Breakfast foods are usually my favorite foods. This is not only because I love eggs, bacon, potatoes and other breakfast staples, but because I love breakfast pastries, from coffee cake to croissants. Morning Buns are a particular favorite of mine and I recently started making them at home. The buns start with a batch of my Overnight Croissant Dough. The dough is quite a bit easier to make than traditional croissant dough and is a great way to dip your toe into making laminated doughs at home. Croissant dough, unlike puff pastry dough, has yeast in it to give the pastry extra rise. The end result is a pastry that is both light and flaky, and that both what we want to see in a croissant and in a morning bun.
There are two things that differentiate morning buns from croissants. The first is the shape, as morning buns are rolled into a spiral and placed in a muffin pan to bake to produce a pastry with a round shape. The second is that morning buns are generously coated with sugar, which gives them a delicious caramel sweetness and produces an extra-crisp exterior on the pastries. For those of you who might not have had a morning bun, they are not as sweet as cinnamon buns (and are lighter in texture), but the idea is similar.
Once your croissant dough has risen – I like doing an overnight rise, which is why I call my croissant recipe an overnight one – and is ready to shape, that is when you start to separate morning buns from croissants. The dough is rolled out and cut into rectangular strips, rather than the triangular shapes you would use for a croissant. Each strip of dough is generously coated in a cinnamon-sugar mixture, then rolled up into a spiral and placed in a buttered muffin cup. I do not recommend using paper liners because you really want the exterior of the pastries to be nice and crisp.
My cinnamon sugar mixture is just that: cinnamon and sugar with a pinch of salt. The sugar is integral to the texture of the buns and you aren’t going to use all of it, so don’t worry that your pastries will be overly sweet. I like the simple cinnamon-sugar combo because you can’t go wrong with it. I’ve had morning buns that have a wide variety of flavors added to them, including dried fruits, citrus zest and other spices. It’s nice for variety, but I find that I always come back to basics.
The buns will have to rise after the are shaped and the will puff up to fill up the baking cups. They will probably rise a bit over the top of the cups, too, which is fine! Once they’ve risen, bake until they are dark golden brown. The finished pastries will be ready to eat as soon as they are cool enough to handle. They should have a sweet, caramelized exterior and a fluffy, tender center.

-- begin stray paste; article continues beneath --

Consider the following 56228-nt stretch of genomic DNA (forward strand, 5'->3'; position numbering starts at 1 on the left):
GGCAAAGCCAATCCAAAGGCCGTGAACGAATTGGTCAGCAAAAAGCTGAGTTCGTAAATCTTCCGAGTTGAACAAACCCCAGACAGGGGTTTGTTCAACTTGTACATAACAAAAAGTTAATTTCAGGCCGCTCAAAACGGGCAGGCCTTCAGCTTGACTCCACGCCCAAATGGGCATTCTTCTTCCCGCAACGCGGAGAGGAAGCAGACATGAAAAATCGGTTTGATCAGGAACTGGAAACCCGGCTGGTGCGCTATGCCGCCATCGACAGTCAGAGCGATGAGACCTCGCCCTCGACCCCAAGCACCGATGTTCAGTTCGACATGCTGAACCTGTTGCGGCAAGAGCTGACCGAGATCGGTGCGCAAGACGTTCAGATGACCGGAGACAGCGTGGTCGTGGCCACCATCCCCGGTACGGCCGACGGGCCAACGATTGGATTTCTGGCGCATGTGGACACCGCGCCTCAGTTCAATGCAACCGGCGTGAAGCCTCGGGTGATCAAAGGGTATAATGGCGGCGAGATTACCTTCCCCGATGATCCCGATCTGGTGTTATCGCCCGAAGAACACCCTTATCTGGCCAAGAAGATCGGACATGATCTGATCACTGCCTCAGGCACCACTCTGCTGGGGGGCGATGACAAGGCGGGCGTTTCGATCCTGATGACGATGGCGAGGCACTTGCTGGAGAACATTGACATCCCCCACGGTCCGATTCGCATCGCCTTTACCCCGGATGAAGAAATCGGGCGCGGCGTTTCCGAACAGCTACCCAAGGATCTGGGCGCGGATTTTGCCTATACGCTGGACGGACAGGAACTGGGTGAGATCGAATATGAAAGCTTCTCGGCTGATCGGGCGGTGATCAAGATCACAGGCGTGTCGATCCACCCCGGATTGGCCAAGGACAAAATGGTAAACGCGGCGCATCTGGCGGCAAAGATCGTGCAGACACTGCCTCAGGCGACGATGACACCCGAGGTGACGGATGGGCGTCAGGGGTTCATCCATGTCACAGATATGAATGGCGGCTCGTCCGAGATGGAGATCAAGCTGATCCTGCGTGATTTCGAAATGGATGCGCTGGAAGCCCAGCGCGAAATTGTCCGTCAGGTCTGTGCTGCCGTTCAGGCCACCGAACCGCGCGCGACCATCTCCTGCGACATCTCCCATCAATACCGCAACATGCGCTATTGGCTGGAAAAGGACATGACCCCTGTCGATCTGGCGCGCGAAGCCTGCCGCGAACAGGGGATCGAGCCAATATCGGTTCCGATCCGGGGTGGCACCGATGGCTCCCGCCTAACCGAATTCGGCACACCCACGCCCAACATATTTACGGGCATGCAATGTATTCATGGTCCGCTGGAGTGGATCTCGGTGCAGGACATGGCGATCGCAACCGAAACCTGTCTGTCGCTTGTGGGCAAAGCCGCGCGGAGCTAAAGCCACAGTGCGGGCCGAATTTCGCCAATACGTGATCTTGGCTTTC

This recipe makes 8 morning buns, which is more than enough to share. Leftover buns can be reheated for a few minutes in a warm over to re-crisp the exterior of the pastries and soften up the centers. They are at their absolute best, however, when they are fresh. They might take a little more work than your average batch of muffins, but they will take a lot less hands-on time than you might think and are worth the effort to give them a try!
Homemade Morning Buns
1 batch Overnight Croissant Dough
1 cup sugar
1 tbsp ground cinnamon
1/4 tsp salt
Prepare Overnight Croissant Dough to the point where the dough has rested and risen overnight, and is ready to be shaped.
Roll out pastry into a large rectangle that is about 1/4-inch thick. Fold the pastry in thirds, as if folding a letter to fit in an envelope (pictured above). Rotate pastry 90-degrees, roll into a flat sheet and repeat folding process. Wrap pastry in plastic wrap and chill for 20-30 minutes. Unwrap chilled pastry and complete two more â€œfolds.â€ Wrap in plastic wrap and chill for at least 60 minutes before cutting the dough to shape.
Butter 8 cavities of a muffin tin.
In a small bowl, whisk together sugar, cinnamon and salt.
On a lightly floured surface, roll dough into a large rectangle that is about 1/4-inch thick and about three times as long as it is tall. Cut into 8 long rectangles. Generously cover both sides of the pastry strips with cinnamon-sugar mixture. Roll the rectangles into spirals, and place each roll in a buttered muffin cup. Sprinkle a bit of additional sugar on top, if desired. You will probably not use all of the sugar.
Very loosely cover the muffin tin with plastic wrap and place in a warm place to rise for 1 1/2 – 2 hours, or until about doubled in size.
Preheat the oven to 400 F.
Bake the morning buns for 10 minutes, then lower the oven temperature to 375 F and bake for about 15 minutes, or until deep golden brown. Transfer croissants to a wire rack to cool before serving.
Makes 8 morning buns.